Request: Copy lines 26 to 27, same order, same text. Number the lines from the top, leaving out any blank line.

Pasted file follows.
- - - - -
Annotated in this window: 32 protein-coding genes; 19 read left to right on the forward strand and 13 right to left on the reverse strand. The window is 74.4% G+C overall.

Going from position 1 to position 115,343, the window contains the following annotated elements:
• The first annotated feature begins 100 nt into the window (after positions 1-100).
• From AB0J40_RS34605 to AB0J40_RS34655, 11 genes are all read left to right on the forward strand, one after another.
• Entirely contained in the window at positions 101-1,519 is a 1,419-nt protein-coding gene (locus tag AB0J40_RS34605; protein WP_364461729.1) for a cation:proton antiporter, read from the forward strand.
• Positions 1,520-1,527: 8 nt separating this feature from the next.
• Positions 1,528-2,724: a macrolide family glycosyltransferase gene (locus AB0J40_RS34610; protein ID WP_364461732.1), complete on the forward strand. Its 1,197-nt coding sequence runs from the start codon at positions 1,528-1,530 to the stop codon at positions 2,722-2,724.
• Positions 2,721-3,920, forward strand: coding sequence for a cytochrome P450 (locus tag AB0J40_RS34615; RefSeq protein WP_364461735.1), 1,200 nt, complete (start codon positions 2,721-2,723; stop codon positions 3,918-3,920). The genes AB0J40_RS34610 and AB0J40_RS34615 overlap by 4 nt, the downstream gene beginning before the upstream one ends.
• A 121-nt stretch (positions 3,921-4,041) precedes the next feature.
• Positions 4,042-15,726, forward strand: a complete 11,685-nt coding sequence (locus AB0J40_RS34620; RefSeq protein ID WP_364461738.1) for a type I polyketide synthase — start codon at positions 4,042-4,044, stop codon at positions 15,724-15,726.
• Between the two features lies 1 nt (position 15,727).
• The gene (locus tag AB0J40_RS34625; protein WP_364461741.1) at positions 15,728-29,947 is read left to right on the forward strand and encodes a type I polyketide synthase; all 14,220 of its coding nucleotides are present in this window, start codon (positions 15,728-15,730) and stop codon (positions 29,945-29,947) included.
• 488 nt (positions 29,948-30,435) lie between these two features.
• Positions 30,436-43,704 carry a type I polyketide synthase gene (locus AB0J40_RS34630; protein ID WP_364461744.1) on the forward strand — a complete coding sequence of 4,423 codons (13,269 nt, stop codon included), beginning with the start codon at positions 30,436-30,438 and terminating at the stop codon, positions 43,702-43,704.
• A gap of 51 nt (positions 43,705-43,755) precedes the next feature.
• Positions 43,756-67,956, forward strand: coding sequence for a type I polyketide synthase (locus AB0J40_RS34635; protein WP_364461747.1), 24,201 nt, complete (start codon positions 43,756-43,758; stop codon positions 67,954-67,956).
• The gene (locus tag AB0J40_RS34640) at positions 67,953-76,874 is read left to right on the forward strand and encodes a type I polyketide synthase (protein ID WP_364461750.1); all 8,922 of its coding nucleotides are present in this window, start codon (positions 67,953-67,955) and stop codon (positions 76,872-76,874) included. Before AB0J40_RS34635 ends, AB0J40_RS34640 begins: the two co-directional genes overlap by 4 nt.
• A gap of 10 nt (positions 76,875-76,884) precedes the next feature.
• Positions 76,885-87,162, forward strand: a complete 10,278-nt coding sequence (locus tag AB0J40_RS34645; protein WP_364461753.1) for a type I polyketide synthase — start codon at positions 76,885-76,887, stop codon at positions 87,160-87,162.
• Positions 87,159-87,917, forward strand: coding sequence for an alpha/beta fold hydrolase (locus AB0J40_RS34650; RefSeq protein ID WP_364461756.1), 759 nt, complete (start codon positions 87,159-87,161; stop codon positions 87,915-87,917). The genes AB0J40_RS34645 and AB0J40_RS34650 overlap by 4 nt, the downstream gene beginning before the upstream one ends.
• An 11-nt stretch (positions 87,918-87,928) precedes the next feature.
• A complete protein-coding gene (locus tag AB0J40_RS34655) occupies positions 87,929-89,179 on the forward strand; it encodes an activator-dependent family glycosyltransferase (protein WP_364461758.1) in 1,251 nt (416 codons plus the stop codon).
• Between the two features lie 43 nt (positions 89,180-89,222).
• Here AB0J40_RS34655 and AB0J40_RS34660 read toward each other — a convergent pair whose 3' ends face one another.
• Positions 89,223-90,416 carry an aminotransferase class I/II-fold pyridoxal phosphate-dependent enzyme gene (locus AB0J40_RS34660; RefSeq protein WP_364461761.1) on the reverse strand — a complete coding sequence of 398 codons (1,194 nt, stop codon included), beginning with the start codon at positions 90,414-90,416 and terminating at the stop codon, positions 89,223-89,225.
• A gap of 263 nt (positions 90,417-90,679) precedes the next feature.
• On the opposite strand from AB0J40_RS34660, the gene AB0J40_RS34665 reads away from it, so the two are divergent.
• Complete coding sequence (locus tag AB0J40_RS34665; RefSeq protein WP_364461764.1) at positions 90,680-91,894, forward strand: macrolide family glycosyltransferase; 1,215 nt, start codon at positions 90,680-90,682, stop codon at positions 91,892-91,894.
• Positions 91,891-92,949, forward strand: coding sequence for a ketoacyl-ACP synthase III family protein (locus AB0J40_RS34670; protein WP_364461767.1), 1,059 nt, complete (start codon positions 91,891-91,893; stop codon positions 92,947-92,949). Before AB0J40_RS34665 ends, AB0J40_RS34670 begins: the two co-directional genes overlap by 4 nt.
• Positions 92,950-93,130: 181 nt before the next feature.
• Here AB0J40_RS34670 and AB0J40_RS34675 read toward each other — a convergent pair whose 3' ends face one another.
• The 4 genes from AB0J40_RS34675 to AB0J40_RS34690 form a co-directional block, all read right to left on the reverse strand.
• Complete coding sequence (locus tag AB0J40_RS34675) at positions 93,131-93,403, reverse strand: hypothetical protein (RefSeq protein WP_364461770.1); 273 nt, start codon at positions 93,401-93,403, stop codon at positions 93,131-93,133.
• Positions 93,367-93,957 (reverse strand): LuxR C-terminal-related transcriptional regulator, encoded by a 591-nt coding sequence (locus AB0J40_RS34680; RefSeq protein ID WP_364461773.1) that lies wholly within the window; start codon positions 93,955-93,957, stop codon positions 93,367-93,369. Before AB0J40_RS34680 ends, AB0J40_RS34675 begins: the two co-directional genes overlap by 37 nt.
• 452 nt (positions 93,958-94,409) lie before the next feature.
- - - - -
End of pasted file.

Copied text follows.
• A gap of 263 nt (positions 90,417-90,679) precedes the next feature.
• On the opposite strand from AB0J40_RS34660, the gene AB0J40_RS34665 reads away from it, so the two are divergent.